So yes, there may be undecided voters who can add 1 and 1, but they were not well represented by their brethren on the boob tube.
posted by Outlawyr at 12:19 PM on October 18, 2000


Prefab "opinions" and strongly held "positions" make me nervous. That sort of thing treads too close to unthinking dogma. I respect someone who refuses to make a decision until they have to. Isn't it better to keep your ears open, listen to everything, think about it all, but wait until you can't do any more waiting to decide what you're going to do? There's no rush, for once - take advantage of it.

Does anyone NOT know how they feel about gun control, abortion, foreign policy, world trade, military spending, etc.?

These issues are never, ever, at all as simple as they sound. Someone who has a clearly staked out position on any of these subjects, especially one that can be boiled down to Yes/No, Good/Bad, True/False, probably doesn't understand the "other side" and their point of view.

-Mars
(yes, I'm an undecided voter: it's either Nader or nobody, and I can't decide which choice would better make my point.)
posted by Mars Saxman at 12:38 PM on October 18, 2000


>it's either Nader or nobody, and I can't decide which choice would better make my point.<

nader will. not voting can be attributed to apathy. nader will be attributed to...well, nader.

rcb
posted by rebeccablood at 12:52 PM on October 18, 2000


Vote for Nader if for no other reason then to ensure that 12 years from now, there will be a potential for real change. Both Bush and Gore are centering their plans on budget promises that extend (as Gore put it) into the early years of the next decade.

The prez is not going to have a say on the budget 12 years from now. If the mainstream candidates can convince people to vote based on their ideas spread out over 12 years, I feel secure enough to make a vote that will not send anyone to the White House in the next 10.

A vote for Nader is a vote for a better future-- even if you don't agree with all of his solutions, at least he is talking about the problems.
posted by s10pen at 1:13 PM on October 18, 2000


Whenever a poll is mentioned in the media, it seems to be carved-up (at least by the commentators) as "Bush", "Gore" and "Undecided"... but I'm willing to bet that many of these undecided *have* decided. They've just decided for someone other than Bush or Gore.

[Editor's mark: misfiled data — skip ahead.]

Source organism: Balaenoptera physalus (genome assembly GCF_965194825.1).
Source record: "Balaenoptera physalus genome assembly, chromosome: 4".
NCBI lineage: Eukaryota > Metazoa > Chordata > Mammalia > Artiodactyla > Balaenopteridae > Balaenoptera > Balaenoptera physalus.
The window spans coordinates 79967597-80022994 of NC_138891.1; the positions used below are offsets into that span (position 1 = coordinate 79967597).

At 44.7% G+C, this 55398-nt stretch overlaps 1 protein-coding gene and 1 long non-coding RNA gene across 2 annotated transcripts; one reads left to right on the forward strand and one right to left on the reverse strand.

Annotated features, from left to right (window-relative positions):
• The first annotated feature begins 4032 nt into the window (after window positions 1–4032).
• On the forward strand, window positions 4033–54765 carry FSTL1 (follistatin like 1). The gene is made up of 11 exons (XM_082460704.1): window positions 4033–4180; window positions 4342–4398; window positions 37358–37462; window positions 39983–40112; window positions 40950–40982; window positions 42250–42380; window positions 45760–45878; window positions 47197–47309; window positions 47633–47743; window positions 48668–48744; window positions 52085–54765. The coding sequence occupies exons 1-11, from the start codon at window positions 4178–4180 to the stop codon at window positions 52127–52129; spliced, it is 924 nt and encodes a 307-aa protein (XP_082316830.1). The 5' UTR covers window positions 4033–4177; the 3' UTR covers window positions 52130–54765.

It just looks like a tacit acceptance on the part of commentators of the two party oligarchy.

(Go Nader!)
posted by silusGROK at 1:24 PM on October 18, 2000


Yes they are stupid, they work with the assumption that the president is such a powerful person that he can actually do the things he promised let alone and hes not just pandering to the crowd. They could swing GOP on the presidential and Dem in congress and notthing twice about it. Its these jellyfish people that keep pollsters happy, "Oh Gore looked so confident last night," "I liked how Bush read that letter from that disabled woman. It was so sad and heartwarming" Completely not knowing that the GOP has been against the American w/ Disabilities act.

Unable to find out or even care about the record of the candidates they let CBS and NBC tell them who had the fancier suit and who stood the tallest. In the end after being fed enough BS to clog most municipal sewers most of these people vote with a group mentality "So umm do you like Gore?" "Heck no, he's a nerd" "Umm Ok" "We're all Bush right? Yes, Mom"
posted by skallas at 1:33 PM on October 18, 2000


Vote for Nader, because as White Middle Class Americans your immediate lives wouldn't be affected that much by a Bush Presidency.

Vote for Gore because we all need to be able to keep telling that stupid invented the internet joke.

Vote for Bush because . . um, because you believe that anyone, no matter how average of intellect and lacking of free will, can be president.

wrong side of bed, the; woke up on.

I'm just glad I live in New York, where a 20% Gore lead makes a vote for Nader = a vote for nobody.
posted by alan at 1:36 PM on October 18, 2000


...sons of privilege...


That's a good one. A plague indeed.
posted by inviolable at 1:36 PM on October 18, 2000



>>"I liked how Bush read that letter from that disabled woman. It was so sad and heartwarming" Completely not knowing that the GOP has been against the American w/ Disabilities act.<<

You did know that George H. Bush signed the thing, yes?